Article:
14. #43
    Senior Member Array Freedom Doc's Avatar
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    I carry the same way in the car that I do anywhere else -- IWB at one O'clock. Normally I position my shirt over this (untucked) although at night or in a bad area, I will tuck the shirt behind the holster. In this way, drawing is very fast, and is done the same as any other time (I am right handed, BTW). Not everyone likes appendix carry but it seems a good solution to quick access while driving.

  15. #44
    Senior Member Array Paladin132's Avatar
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    I leave it in the holster, and I consider the car a weapon first and foremost. My dad taught me to think that way when I first started driving, both as a warning and as a way out of trouble, and the Army reinforced that line of thought. I also drive differently than most people. I am always looking for a way out of traffic if something happens. I stop short of the car in front, or a pole on the side of the road so I don't get blocked in. Obviously this doesn't work all the time, but often times it works out fine.

    As a side note, I often pick up my girlfriend from work at a bank when it closes. She asked me one day when I pulled up (I park back a bit both so that the bank people comming out don't get spooked by some wierd guy reading in a car near the exit and so I can watch around me with clear lines of vision) why my seatbelt was off until she got in. I had to think about it because my seatbelt is on when I am in the car, all the time. I realised it was PSD training taking over. Many times until moving we had no seatbelt on in case the vehicle was disabled or attacked and we had to move around quickly.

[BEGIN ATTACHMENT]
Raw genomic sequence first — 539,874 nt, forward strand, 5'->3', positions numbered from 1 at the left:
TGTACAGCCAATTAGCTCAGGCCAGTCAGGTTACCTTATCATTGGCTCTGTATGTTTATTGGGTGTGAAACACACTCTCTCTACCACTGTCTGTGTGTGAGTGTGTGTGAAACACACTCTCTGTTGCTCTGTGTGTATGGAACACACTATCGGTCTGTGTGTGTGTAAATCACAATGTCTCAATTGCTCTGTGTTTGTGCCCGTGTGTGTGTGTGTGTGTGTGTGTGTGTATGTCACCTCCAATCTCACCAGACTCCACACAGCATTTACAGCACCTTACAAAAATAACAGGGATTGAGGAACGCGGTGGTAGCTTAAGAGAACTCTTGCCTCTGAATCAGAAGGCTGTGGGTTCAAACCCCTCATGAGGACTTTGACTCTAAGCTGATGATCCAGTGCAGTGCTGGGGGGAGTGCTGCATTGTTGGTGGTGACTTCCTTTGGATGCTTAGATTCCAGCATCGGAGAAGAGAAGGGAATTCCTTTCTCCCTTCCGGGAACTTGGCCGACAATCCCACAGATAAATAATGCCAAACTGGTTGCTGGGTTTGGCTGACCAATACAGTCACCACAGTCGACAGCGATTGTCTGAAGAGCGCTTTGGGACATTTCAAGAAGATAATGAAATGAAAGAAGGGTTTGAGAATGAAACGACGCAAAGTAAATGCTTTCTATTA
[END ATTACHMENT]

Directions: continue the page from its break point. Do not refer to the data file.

As another thought, when going to the car I have my keys in my off hand, I put her in the car then walk around - usually the front (there is a solid chunk of metal there and its the more tamper friendly part of the car IMO) and then get in, start the car, put it in drive or reverse depending on where I am parked, put on the seatbelt and then drive off. That way if someone manages to sneak up and say, smash the window in with a baseball bat, I don't have to think much - just take my foot off the break and punch the gas. I have already looked to see what is behind / in front of for a distance to have some idea of how far I can go and what that can do for me in the event of a incident.

    Paranoid? Feh. Its paranoid if you live in utopia, down next to la la land and nothing ever happens bad. Its always the other guy, or someone that "would never do that," that shows up in the news with dead bodies involved. I give up a little of my freedom in order to be safe. /shrug.

    Sorry, that's a long post for me, I think I'll put my soap box up now folks

  16. #45
    Member Array samb's Avatar
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    One of my guns is always on the seat next to me, sometimes covered with a T shirt, etc.

    If I have a passenger, my gun is sitting upright in the indented drink holder right between the front seats. Many times, only a spread out Kleenex over it.